No. 23
11th January 1867
My Lord,
I informed Your Lordship in my despatch No. 1 of 20th of November that I had been received with great coldness in Victoria, with considerable warmth in New Westminster.
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2. I considered it advisable to return, shortly after Union had been effected, to the former town and endeavor to remove the suspicion with which my assumption of the Government of the Island was evidently received. Duties too, of a very important and far from pleasant nature, required my presence in the Capital of the late Colony of Vancouver Island. I had to prepare measures for the amalgamation of thelawsManuscript image laws of the two sections of the community. To fuse into one two distinct staffs of Public Officers and to provide without Legislative assistance for many difficult details which it would have been impossible for Your Lordship to have foreseen—No Appropriation Act had been passed. The conflict of some of the Laws of the two Sections of the Colony rendered it necessary for me in more than one instance to take very extraordinary powers into myhandsManuscript image hands. These questions will form the subjects of distinct reports. The despatch which I am now writing has for its object only to inform you of the improved relations now subsisting between the inhabitants of Vancouver Island and myself.
3. I have the honor to forward:
1st An Address presented to me by the New Mayor of Victoria and of my reply.
2ndly One from the Minister and Manager representingSt.Manuscript image St. Andrews' church in Victoria and my reply.
3rdly One from the Settlers and property holders in the Cowitchan Valley: and
4thly An Address from the people of Nanaimo. This last, it will be seen, from my letter to the Chairman of the Public Meeting I could not, under peculiar circumstances, receive in person.
4. Various deputations waited on me in reference tomattersManuscript image matters of importance and I hope that the replies I gave were generally satisfactory. Victoria presents every aspect of adversity, yet I think a feeling generally prevails that better days are before us.
5. The British Columbian Customs Act has been extended over Vancouver Island without embarrassment. I have established in obedience to the instructions of Your Lordship's predecessor a most liberal system of Bonding.6. ItManuscript image
6. It may seem perhaps a trifling matter to mention officially but I would beg leave to state that during my months stay in Victoria I gave three Balls which were very numerously attended. I do not believe that a single person invited declined to come for political reasons.
7. The Island press has become moderate in its tone. The "Evening Telegraph" which excelled all other periodicals in invective has ceased to exist.
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8. I enclose as a sample of the distrust which prevailed in regard to my administration a Memorial respecting the removal of certain Public Offices together with my reply.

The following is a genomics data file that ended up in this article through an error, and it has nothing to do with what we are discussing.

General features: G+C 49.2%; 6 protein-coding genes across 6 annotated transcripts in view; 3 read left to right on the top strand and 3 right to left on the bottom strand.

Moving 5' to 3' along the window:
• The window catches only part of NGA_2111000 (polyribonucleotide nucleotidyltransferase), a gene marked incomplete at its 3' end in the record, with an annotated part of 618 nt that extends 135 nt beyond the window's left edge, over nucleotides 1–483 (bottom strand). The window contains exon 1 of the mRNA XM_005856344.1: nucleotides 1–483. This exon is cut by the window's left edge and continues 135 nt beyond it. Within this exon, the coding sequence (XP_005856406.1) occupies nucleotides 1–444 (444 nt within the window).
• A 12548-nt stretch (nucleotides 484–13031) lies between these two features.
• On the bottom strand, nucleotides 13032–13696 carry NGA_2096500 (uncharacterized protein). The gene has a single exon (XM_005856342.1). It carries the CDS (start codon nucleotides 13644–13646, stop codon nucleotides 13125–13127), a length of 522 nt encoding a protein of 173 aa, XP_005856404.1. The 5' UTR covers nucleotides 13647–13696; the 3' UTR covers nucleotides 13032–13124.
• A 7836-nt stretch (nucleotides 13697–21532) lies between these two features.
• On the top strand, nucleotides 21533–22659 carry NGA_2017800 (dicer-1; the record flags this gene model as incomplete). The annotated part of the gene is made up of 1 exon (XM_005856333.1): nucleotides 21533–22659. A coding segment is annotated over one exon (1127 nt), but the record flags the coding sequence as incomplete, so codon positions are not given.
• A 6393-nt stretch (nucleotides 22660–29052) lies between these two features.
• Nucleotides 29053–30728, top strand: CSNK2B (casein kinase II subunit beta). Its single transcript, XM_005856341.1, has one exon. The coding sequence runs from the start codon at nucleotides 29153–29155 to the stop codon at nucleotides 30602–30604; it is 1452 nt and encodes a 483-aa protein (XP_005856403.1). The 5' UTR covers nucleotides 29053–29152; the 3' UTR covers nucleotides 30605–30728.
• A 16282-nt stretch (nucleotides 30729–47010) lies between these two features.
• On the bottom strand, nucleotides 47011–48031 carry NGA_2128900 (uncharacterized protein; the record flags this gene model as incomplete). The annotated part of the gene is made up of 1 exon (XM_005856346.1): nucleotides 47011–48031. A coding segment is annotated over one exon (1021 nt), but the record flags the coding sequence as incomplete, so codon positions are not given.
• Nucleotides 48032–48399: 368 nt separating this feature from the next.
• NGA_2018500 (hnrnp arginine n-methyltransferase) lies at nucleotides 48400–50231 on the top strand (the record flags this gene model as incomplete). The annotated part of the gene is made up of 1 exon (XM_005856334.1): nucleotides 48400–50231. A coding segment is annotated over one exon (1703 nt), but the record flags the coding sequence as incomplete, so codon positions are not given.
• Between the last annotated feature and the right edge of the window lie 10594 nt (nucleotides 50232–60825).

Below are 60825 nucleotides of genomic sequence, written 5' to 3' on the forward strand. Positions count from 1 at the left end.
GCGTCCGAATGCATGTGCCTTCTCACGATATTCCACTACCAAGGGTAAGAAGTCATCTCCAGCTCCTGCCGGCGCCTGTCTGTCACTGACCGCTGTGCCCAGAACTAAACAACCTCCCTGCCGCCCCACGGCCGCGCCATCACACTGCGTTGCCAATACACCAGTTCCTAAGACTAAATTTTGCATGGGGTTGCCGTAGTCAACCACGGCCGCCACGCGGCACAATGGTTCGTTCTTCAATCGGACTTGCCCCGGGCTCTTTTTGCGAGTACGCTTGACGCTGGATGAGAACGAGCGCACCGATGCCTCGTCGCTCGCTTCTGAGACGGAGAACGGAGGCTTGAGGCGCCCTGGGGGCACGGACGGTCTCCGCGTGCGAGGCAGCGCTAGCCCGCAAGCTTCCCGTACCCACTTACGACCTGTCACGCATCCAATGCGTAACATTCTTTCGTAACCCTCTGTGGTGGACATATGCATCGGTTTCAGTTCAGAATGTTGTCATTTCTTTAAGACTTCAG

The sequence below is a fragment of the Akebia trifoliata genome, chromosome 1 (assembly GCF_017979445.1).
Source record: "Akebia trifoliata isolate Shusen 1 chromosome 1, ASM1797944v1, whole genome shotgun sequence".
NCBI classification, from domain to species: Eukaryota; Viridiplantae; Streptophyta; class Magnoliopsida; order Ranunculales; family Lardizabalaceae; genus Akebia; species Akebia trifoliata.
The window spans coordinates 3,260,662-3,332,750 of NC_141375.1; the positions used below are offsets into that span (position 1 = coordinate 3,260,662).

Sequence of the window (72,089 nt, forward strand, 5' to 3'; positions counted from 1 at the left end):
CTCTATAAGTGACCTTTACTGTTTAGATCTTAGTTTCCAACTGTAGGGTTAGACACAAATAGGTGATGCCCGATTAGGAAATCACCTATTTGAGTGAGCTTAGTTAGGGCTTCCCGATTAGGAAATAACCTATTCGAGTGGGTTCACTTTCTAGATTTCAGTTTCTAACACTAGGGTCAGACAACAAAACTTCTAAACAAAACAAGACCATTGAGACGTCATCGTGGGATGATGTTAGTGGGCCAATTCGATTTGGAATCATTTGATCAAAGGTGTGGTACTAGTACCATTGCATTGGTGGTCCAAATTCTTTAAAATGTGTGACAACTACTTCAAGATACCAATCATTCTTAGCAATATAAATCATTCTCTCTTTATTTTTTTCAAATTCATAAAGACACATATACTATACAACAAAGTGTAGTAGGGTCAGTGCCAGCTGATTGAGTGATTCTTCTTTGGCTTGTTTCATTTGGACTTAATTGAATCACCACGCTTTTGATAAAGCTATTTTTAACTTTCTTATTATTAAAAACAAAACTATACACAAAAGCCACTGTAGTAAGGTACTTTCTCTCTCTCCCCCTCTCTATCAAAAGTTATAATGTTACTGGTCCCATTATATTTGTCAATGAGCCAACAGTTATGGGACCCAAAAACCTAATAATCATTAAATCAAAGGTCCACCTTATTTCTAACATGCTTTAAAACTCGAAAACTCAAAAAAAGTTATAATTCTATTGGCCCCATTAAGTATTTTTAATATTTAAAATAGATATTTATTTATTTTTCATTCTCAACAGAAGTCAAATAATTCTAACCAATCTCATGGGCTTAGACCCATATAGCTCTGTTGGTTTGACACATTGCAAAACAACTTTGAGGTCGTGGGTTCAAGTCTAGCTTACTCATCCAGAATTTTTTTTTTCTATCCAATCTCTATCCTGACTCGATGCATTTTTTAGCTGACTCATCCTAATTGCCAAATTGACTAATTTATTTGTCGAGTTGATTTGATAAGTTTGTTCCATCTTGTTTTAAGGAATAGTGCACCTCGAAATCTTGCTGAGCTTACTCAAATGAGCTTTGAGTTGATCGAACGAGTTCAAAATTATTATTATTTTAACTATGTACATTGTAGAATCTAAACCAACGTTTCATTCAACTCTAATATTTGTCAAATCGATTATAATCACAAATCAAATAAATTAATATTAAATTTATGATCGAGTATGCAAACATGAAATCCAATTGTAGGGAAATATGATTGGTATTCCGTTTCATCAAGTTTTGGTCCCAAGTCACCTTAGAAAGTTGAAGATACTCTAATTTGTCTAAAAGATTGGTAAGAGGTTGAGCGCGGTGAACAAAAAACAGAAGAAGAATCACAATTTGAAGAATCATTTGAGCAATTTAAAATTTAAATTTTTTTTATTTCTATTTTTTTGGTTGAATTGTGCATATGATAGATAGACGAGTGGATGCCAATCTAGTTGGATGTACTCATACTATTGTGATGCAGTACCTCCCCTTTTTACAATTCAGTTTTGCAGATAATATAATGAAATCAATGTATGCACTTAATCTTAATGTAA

I have the honor to be,
My Lord,
Your most obedient,
humble Servant
Frederick Seymour
Minutes by CO staff
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Mr Elliot
Express satisfaction. There is not much fear, I think, that Govr Seymour will not make a favorable impression in V.C. Island, in a very short time.
ABd 26 Feb
TFE 26 Feby
CBA 27/2
C 28/2
Documents enclosed with the main document (not transcribed)
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Address, Mayor and Corporation of the City of Victoria to Seymour.
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Seymour to Mayor and Corporation of the City of Victoria, response to address.
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Address, Minister and Managers of St. Andrew's Church of Scotland at Victoria to Seymour.
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Seymour to Minister and Managers of St. Andrew's Church, response to address.
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Newspaper clipping, unnamed, no date, containing "Address from Cowichan," and Seymour's response thereto.
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Address, Inhabitants of Nanaimo to Seymour, signed by Robert Dunsmuir.
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Seymour to Inhabitants of Nanaimo, 28 December 1866, response to address.
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Seymour to Dunsmuir, 21 December 1866, apologizing that he had not been able to receive the address in person due to the inclement weather.
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Dunsmuir to Seymour, 19 December 1866, forwarding the address and expressing disappointment that the deputation had not been received on board the Sparrowhawk.
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Seymour to Dunsmuir, 28 December 1866, again explaining that the weather had made boarding the vessel unsafe.
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Newspaper clipping, unnamed, no date, containing address from the citizens of Victoria on the subject of public offices, and copy of the governor's response thereto.
Other documents included in the file
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Draft reply, Carnarvon to Seymour, No. 1, 8 March 1867 expressing satisfaction over Seymour’s improved relations with the inhabitants of Vancouver Island.